“The problem with Villahermosa is that it was built for the car,” Mr. Alí said. “We’re trying to change that now by encouraging pedestrian culture and building or improving existing urban projects that eliminate traffic and ultimately put more eyes on the street” to discourage crime.
“We recognize that it’s time to link people back to their parks and public spaces,” Mr. Alí added.
Phase 1 of Mr. Norten’s three-phase master plan for Villahermosa opened in September. The Museo Elevado de Villahermosa, or Musevi, an elevated museum and food court, spans the traffic-jammed Paséo Tabasco highway to link the Tomás Garrido Canabal Park, in the heart of the city, with a large lagoon, the Laguna de Las Illusiones and the lake Vaso Cencalli.
An elegant construction of concrete, suspension cables and perforated white metal, Musevi also lets people walk between Villahermosa’s recently restored historic center and its commercial and residential districts. A concrete amphitheater, an orchid house with 120 species and more than 2,000 native plants were also added to the park.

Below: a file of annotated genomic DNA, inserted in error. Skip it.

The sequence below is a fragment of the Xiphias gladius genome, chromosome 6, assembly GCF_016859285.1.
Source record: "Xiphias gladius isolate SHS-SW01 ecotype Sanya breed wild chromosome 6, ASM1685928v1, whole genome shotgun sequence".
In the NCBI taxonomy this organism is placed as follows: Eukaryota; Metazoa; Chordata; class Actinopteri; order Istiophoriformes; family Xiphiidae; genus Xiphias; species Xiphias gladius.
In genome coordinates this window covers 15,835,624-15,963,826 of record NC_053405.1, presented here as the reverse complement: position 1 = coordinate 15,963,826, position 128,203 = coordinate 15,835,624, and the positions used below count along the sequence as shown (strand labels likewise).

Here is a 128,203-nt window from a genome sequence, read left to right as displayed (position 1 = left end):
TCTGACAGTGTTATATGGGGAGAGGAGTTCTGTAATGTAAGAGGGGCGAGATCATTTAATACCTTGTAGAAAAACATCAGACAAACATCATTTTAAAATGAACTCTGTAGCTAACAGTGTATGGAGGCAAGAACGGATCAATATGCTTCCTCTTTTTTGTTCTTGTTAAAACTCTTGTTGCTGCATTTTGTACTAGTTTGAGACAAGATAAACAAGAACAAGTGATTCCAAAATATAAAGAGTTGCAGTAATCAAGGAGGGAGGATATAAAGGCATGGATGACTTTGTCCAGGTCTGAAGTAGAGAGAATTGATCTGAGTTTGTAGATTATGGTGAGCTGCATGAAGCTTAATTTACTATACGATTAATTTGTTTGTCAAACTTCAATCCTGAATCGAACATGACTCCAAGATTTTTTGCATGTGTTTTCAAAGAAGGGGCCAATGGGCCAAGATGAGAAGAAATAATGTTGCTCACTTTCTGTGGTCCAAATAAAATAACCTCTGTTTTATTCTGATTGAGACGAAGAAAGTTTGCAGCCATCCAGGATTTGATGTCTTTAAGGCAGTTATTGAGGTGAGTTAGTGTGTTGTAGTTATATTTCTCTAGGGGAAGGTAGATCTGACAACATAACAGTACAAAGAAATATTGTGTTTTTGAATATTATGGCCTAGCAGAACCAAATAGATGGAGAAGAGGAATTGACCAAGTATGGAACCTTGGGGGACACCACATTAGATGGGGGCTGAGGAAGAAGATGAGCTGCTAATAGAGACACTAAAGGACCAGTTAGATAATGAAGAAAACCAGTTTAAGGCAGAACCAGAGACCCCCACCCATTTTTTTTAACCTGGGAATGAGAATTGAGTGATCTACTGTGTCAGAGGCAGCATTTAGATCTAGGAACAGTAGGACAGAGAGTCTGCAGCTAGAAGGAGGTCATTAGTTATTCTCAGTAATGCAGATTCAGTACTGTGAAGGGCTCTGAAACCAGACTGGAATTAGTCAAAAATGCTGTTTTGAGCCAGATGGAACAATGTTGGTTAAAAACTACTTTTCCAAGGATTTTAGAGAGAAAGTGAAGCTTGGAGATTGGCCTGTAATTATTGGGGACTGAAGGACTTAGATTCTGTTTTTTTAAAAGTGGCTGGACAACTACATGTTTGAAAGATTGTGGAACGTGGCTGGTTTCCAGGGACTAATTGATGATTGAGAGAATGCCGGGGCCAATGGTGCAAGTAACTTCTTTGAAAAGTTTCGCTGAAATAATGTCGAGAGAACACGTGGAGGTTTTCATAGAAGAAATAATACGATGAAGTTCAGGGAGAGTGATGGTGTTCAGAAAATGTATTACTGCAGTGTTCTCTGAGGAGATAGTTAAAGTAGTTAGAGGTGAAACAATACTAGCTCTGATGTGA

But perhaps the biggest environmental turnaround for Villahermosa, in the first phase of the plan, “is a cleaned-up water supply,” said Mohammad Tareque, finance secretary for the city. “Before we installed a $2 million sewage filtration system in neighboring hillside communities, unregulated runoff left our city’s lagoons and ponds polluted and lifeless.”
Since the sewage system was put into operation in 2010, alligators, water fowl and more than a dozen species of fish have repopulated Villahermosa’s urban wetlands — particularly the lake Vaso Cencalli, where a $4.5 million dollar musical fountain, said to help aerate the murky water, was installed in November last year by WET Design, the masterminds behind the Bellagio Hotel’s fountains in Las Vegas.